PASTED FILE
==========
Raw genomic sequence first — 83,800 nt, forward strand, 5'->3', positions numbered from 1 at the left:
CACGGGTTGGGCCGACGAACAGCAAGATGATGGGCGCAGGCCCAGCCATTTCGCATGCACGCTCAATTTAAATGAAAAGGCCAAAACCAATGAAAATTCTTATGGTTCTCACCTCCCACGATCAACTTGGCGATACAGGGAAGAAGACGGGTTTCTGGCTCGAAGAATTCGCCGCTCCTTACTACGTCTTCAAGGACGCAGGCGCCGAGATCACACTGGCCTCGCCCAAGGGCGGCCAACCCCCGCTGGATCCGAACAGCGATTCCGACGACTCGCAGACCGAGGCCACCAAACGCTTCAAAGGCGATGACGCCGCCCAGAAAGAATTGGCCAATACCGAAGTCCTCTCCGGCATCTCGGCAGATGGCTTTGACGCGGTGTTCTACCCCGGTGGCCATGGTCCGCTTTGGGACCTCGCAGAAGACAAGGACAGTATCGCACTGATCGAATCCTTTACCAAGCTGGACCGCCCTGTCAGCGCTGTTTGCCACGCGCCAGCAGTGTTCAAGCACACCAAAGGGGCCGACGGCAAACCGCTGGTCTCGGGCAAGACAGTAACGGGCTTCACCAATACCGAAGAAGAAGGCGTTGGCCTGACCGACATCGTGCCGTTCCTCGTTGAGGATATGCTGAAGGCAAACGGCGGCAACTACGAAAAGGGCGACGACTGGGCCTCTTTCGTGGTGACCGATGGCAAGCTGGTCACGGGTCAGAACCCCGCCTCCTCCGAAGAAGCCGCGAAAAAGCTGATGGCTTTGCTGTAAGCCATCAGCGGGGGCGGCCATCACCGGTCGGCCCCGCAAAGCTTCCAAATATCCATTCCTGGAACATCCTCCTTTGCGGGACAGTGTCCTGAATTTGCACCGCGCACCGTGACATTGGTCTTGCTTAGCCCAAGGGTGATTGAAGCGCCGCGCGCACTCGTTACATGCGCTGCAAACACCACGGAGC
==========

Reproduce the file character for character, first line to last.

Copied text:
Raw genomic sequence first — 83,800 nt, forward strand, 5'->3', positions numbered from 1 at the left:
CACGGGTTGGGCCGACGAACAGCAAGATGATGGGCGCAGGCCCAGCCATTTCGCATGCACGCTCAATTTAAATGAAAAGGCCAAAACCAATGAAAATTCTTATGGTTCTCACCTCCCACGATCAACTTGGCGATACAGGGAAGAAGACGGGTTTCTGGCTCGAAGAATTCGCCGCTCCTTACTACGTCTTCAAGGACGCAGGCGCCGAGATCACACTGGCCTCGCCCAAGGGCGGCCAACCCCCGCTGGATCCGAACAGCGATTCCGACGACTCGCAGACCGAGGCCACCAAACGCTTCAAAGGCGATGACGCCGCCCAGAAAGAATTGGCCAATACCGAAGTCCTCTCCGGCATCTCGGCAGATGGCTTTGACGCGGTGTTCTACCCCGGTGGCCATGGTCCGCTTTGGGACCTCGCAGAAGACAAGGACAGTATCGCACTGATCGAATCCTTTACCAAGCTGGACCGCCCTGTCAGCGCTGTTTGCCACGCGCCAGCAGTGTTCAAGCACACCAAAGGGGCCGACGGCAAACCGCTGGTCTCGGGCAAGACAGTAACGGGCTTCACCAATACCGAAGAAGAAGGCGTTGGCCTGACCGACATCGTGCCGTTCCTCGTTGAGGATATGCTGAAGGCAAACGGCGGCAACTACGAAAAGGGCGACGACTGGGCCTCTTTCGTGGTGACCGATGGCAAGCTGGTCACGGGTCAGAACCCCGCCTCCTCCGAAGAAGCCGCGAAAAAGCTGATGGCTTTGCTGTAAGCCATCAGCGGGGGCGGCCATCACCGGTCGGCCCCGCAAAGCTTCCAAATATCCATTCCTGGAACATCCTCCTTTGCGGGACAGTGTCCTGAATTTGCACCGCGCACCGTGACATTGGTCTTGCTTAGCCCAAGGGTGATTGAAGCGCCGCGCGCACTCGTTACATGCGCTGCAAACACCACGGAGC